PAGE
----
What Have We Learned?
Nationally and internationally, large body of research on Reading Recovery with mixed evidence
Locally, although some RR students in some schools have success during and after the program, results over time show no consistent positive effects at a systems level
What do these findings mean for interventions overall and for Reading Recovery?
In General for Interventions:
Review current interventions on a cycle that is commensurate with core curriculum review
Central office will provide guidance and support to schools as they select interventions based on student needs
Tighten up system of documentation for all interventions (Oasys)
Continue to identify effective research based interventions that may meet the needs of more students
Continue with our expanded and enhanced professional development model as it is a comprehensive training model that supports coherent instruction
Specific to Reading Recovery:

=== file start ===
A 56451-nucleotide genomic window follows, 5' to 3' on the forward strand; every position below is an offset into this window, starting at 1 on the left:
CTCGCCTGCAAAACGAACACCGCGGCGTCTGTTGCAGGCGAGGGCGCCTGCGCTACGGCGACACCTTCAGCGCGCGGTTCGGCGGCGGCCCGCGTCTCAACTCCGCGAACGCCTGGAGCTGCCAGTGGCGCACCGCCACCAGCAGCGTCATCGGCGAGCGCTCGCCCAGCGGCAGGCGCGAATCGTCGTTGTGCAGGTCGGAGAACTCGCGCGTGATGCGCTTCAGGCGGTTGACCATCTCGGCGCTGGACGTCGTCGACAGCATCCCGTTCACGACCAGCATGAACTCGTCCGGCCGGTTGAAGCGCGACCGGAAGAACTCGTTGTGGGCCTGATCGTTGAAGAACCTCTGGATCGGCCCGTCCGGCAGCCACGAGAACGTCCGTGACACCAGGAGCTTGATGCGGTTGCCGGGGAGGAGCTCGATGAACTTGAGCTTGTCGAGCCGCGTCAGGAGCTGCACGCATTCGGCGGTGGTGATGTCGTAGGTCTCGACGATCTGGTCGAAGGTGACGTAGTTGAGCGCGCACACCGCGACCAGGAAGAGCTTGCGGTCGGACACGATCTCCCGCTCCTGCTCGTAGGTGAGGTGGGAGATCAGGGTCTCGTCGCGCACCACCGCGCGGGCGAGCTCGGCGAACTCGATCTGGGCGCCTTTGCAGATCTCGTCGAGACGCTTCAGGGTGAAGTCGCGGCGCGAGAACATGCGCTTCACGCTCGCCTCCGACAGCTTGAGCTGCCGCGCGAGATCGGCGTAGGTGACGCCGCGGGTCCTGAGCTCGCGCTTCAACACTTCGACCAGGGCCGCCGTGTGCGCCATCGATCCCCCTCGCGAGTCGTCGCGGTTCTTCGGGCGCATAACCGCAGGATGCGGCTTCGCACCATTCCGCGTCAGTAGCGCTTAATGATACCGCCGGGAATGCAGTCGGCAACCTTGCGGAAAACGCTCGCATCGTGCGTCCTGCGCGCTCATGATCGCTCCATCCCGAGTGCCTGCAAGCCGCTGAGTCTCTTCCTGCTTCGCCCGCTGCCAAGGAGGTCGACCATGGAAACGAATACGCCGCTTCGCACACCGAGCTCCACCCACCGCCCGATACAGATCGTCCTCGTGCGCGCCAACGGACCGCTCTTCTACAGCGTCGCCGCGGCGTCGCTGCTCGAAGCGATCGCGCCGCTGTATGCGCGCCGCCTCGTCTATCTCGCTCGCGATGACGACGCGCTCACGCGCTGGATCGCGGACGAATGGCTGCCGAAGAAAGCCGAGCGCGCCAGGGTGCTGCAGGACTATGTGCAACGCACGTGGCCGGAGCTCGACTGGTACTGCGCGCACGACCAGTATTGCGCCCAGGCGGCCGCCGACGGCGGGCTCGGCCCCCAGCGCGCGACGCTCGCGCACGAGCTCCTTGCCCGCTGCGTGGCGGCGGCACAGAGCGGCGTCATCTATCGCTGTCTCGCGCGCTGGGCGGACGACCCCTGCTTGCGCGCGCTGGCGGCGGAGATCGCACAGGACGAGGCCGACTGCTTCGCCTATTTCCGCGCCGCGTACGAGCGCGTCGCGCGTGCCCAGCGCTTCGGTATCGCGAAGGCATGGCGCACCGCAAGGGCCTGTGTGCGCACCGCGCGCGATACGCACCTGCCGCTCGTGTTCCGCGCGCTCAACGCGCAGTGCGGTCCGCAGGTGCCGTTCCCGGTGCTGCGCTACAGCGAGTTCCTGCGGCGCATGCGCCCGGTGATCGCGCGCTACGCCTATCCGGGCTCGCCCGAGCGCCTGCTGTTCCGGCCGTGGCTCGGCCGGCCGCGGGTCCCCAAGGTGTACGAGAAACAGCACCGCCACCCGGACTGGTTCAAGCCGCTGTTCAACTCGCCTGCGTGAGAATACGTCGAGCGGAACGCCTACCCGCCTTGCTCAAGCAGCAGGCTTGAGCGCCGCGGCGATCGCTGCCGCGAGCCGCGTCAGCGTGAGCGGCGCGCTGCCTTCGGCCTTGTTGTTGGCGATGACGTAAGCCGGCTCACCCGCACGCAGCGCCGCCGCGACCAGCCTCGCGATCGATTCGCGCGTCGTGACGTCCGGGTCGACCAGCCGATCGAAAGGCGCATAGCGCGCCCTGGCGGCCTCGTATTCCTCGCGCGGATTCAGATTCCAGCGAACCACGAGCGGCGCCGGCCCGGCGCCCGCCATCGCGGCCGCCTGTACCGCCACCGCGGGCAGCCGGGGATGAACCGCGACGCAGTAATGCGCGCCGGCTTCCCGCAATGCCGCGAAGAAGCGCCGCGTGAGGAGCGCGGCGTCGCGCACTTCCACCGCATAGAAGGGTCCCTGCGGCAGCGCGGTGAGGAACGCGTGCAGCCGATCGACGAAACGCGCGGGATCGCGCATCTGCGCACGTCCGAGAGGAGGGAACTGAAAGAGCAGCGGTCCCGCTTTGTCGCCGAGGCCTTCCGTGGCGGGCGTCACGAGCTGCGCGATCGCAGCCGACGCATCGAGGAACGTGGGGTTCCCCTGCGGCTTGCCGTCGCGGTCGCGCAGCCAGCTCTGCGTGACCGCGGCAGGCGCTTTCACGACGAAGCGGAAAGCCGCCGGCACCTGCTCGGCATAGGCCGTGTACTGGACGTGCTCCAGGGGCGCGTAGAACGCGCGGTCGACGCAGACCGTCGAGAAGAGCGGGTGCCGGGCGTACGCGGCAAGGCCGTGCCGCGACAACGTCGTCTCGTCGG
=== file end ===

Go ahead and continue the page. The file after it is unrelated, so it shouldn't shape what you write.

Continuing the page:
Based on capacity to implement with fidelity, history of student success, and alignment with School Improvement
Plan, principals have discretion to offer Reading Recovery within their multi-tiered system of supports
Fits with district belief of flexibility within clear parameters
Keeps schools at the center of decision-making because they know their students and staff best
Title 1 schools are no longer required to have Reading Recovery as an intervention
Title 1 schools will not lose any funding if they choose not to implement Reading Recovery
2014 Madison Schools’ Reading Recovery Evaluation (PDF).
Notes and links on Reading Recovery.
Madison’s long term disastrous reading results.